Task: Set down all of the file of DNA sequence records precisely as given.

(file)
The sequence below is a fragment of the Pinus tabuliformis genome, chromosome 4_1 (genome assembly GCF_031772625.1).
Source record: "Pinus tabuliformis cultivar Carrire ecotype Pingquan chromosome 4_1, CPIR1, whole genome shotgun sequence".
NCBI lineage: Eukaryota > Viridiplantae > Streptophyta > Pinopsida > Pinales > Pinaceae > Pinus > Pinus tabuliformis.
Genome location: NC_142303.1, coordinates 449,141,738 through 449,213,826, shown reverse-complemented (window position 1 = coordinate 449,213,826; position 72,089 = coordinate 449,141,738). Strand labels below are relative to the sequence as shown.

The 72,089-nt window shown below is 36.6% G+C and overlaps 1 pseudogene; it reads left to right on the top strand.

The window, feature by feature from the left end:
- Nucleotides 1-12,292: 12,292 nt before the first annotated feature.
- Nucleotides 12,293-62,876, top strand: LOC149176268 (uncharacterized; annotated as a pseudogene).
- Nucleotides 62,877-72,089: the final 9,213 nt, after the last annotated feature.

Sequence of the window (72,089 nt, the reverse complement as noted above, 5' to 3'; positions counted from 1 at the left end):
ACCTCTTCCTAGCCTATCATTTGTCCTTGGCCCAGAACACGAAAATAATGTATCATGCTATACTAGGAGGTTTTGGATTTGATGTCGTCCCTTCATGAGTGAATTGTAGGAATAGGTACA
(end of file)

The sequence below is a fragment of the Pinus tabuliformis genome, chromosome 4_1 (genome assembly GCF_031772625.1).
Source record: "Pinus tabuliformis cultivar Carrire ecotype Pingquan chromosome 4_1, CPIR1, whole genome shotgun sequence".
NCBI lineage: Eukaryota > Viridiplantae > Streptophyta > Pinopsida > Pinales > Pinaceae > Pinus > Pinus tabuliformis.
Genome location: NC_142303.1, coordinates 449,141,738 through 449,213,826, shown reverse-complemented (window position 1 = coordinate 449,213,826; position 72,089 = coordinate 449,141,738). Strand labels below are relative to the sequence as shown.

The 72,089-nt window shown below is 36.6% G+C and overlaps 1 pseudogene; it reads left to right on the top strand.

The window, feature by feature from the left end:
- Nucleotides 1-12,292: 12,292 nt before the first annotated feature.
- Nucleotides 12,293-62,876, top strand: LOC149176268 (uncharacterized; annotated as a pseudogene).
- Nucleotides 62,877-72,089: the final 9,213 nt, after the last annotated feature.

Sequence of the window (72,089 nt, the reverse complement as noted above, 5' to 3'; positions counted from 1 at the left end):
ACCTCTTCCTAGCCTATCATTTGTCCTTGGCCCAGAACACGAAAATAATGTATCATGCTATACTAGGAGGTTTTGGATTTGATGTCGTCCCTTCATGAGTGAATTGTAGGAATAGGTACA